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BR: How can the dragonfly effect motivate people to take action? Getting other people to take up your effort as if it were their own is the purpose of Take Action. To do this you must enable and empower others and relinquish control. Take Action is critical to closing the loop on the effort invested in the previous wings by enabling others to exert themselves and to make the transition from being interested by what you have to say to actually doing something about it. A key element in getting people to take action is simply making it easy. Make whatever you're asking people to do small, discrete and concrete. Make good use of their time and energy by providing them tools and templates to form their Take Action kit. Don’t make them re-create anything that already exists, but encourage them to improve upon and share whatever you give them. Think about what kinds of templates and tools you could develop for your effort. Alex's Lemonade Stand Foundation provided not just signs, cups, and how-to lists for holding a lemonade stand fundraiser but also supplied press release templates to promote them.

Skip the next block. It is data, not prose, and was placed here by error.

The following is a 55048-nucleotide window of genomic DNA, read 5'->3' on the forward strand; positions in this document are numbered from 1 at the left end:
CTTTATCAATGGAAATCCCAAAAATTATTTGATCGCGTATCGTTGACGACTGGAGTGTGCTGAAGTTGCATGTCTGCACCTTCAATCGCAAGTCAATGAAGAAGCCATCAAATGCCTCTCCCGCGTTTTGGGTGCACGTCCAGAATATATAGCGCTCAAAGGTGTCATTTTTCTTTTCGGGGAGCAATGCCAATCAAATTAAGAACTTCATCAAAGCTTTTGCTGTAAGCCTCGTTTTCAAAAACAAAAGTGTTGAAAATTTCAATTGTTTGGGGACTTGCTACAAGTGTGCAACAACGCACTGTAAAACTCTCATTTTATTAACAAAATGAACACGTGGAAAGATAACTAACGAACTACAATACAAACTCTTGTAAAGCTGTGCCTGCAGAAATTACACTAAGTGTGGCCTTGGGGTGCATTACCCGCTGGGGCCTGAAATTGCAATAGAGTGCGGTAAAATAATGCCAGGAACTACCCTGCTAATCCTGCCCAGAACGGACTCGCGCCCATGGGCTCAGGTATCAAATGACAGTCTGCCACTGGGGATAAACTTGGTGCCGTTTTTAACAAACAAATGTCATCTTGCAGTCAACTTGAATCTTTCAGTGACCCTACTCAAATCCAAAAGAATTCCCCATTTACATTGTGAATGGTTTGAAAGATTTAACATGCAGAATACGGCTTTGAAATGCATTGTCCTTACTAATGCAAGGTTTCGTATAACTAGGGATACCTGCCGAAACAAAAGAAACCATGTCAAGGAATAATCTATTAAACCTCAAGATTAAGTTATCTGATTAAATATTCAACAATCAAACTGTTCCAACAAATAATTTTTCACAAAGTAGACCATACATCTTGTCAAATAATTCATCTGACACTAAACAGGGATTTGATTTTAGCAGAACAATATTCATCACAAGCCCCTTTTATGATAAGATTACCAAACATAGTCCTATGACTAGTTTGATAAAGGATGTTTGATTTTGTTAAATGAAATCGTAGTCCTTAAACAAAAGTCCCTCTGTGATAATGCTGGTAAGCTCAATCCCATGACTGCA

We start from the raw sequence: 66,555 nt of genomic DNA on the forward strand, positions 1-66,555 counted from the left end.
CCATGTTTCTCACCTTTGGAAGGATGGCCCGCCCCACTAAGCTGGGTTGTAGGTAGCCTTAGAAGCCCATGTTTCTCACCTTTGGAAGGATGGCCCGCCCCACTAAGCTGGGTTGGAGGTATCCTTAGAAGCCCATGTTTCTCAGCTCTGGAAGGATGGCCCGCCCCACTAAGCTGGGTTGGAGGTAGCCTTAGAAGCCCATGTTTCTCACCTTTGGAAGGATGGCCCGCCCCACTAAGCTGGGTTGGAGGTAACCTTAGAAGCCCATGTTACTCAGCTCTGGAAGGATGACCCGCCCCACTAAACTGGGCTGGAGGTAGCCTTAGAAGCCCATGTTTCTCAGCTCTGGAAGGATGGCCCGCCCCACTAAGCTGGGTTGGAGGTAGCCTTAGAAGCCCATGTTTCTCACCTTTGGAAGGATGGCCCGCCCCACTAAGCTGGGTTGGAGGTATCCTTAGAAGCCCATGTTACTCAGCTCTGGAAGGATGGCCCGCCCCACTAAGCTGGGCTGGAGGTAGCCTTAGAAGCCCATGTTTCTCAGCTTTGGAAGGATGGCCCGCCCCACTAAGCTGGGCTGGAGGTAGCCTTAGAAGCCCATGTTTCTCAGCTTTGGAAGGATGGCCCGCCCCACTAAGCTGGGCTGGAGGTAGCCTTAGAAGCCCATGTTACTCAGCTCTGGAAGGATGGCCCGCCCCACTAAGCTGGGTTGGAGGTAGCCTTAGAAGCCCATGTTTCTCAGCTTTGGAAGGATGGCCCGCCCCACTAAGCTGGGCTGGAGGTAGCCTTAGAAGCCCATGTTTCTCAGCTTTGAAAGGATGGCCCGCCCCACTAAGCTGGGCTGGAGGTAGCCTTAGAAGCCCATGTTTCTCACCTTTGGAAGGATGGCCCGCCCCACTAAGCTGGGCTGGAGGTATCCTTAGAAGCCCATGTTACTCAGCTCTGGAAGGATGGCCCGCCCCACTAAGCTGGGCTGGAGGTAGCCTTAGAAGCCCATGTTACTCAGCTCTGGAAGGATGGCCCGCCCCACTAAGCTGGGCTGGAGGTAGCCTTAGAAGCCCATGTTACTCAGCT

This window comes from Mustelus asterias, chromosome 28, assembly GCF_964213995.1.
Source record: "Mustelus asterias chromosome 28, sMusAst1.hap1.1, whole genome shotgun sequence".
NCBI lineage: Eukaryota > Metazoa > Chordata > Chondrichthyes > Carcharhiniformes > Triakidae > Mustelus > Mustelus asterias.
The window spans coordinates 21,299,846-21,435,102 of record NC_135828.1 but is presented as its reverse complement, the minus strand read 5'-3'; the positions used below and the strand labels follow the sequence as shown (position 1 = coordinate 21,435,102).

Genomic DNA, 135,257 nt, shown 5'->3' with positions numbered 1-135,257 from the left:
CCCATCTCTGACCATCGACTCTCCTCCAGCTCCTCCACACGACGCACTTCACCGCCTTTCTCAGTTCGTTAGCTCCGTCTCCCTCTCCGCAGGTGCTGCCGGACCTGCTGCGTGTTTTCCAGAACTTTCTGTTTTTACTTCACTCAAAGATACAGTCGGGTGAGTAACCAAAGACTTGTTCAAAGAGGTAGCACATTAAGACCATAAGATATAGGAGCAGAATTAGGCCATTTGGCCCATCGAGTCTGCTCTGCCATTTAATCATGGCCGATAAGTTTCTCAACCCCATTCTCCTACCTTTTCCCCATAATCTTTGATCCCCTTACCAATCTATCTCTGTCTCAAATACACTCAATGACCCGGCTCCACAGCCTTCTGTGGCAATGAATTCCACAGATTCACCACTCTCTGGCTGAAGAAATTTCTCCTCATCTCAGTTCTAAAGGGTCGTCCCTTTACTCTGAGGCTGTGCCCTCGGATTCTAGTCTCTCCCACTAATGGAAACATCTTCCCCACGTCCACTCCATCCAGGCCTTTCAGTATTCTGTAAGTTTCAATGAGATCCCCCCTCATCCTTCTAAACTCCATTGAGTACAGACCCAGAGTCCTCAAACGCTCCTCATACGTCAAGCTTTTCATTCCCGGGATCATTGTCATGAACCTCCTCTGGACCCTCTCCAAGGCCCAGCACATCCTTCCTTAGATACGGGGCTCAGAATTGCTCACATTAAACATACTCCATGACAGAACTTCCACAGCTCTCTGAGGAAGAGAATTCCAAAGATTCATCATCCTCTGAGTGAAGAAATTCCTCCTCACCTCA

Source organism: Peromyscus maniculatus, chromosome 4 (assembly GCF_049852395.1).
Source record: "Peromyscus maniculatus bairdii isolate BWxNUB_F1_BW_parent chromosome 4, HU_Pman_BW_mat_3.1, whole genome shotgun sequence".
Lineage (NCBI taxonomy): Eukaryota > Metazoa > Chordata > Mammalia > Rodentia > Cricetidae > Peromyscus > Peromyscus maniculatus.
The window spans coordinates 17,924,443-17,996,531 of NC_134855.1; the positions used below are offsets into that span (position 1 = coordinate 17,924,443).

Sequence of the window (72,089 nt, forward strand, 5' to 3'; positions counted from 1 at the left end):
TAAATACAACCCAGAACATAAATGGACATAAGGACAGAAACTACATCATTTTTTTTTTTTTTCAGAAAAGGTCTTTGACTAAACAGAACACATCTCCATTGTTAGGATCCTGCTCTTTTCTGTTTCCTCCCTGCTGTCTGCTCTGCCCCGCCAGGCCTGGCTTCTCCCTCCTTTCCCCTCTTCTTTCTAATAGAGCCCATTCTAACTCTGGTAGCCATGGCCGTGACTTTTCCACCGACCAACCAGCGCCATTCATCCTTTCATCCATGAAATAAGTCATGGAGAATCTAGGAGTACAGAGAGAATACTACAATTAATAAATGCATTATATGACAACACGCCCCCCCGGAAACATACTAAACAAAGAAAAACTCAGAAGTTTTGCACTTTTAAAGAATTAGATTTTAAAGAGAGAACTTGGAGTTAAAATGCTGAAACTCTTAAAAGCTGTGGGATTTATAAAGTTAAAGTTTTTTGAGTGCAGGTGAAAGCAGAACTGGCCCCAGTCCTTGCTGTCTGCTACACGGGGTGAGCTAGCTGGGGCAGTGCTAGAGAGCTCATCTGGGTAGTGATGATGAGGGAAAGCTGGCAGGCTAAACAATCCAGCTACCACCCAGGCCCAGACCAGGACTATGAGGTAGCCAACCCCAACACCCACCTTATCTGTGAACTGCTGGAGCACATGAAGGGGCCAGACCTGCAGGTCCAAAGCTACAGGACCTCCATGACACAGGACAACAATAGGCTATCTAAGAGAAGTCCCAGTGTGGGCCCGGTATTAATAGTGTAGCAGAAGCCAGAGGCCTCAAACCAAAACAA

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BR: As social media becomes more prevalent in dayto-day business endeavors, can companies apply The Dragonfly Effect? We believe that the rise of social media will have a deep and transformative impact on business as well as nonprofits. Public trust in institutions has been shattered by events such as Enron, BP and the financial crisis. Not coincidentally, the associated effectiveness of traditional advertising has also been on the wane. But companies that connect with meaning–the things that the company stands for, values that customers and employees share, will see their fortunes rise with the rise of social media. Social media shakes the foundations of traditional marketing because it's about people connecting with people rather than people connecting with companies. Companies that appreciate this and capitalize not just on the human characteristic of the brand but the actual humans that work for them, allowing them to be the face and voice of their business in the social web (as you see at companies like Zappos.com) will see increases in customer loyalty as well as employee retention. The Dragonfly Effect can be applied by businesses not just by incorporating social mediarelevant concepts such as the ripple effect or an emotional contagion, but also by looking at their efforts through the lens of The Dragonfly Model. What is their single focused clear goal? Is it motivating? What's the story behind it? Why should people care? And so on. BR: Please give our readers an example(s) of the dragonfly effect in action. The story at the heart of the Dragonfly Effect is that of Sameer Bahtia (HelpSameer.com). A group of friends were faced with an unacceptable situation. Their best friend was stricken by leukemia and a potentially lifesaving bone marrow match was not available. These friends banded together to decide what to do. Doctors told them that there was a 1 in 20,000 chance of finding a bone marrow match for their friend Sameer. Rather than take these odds as discouragement, they integrated them to make the recruitment of 20,000 bone marrow donors their key metric on their way to finding a bone marrow match for their friend. First they focused on a single clear goal: find a bone marrow match for their friend. Second they grabbed attention by presenting images and words that stopped potential donors in their tracks. Third they told the story of 12 Brilliant Results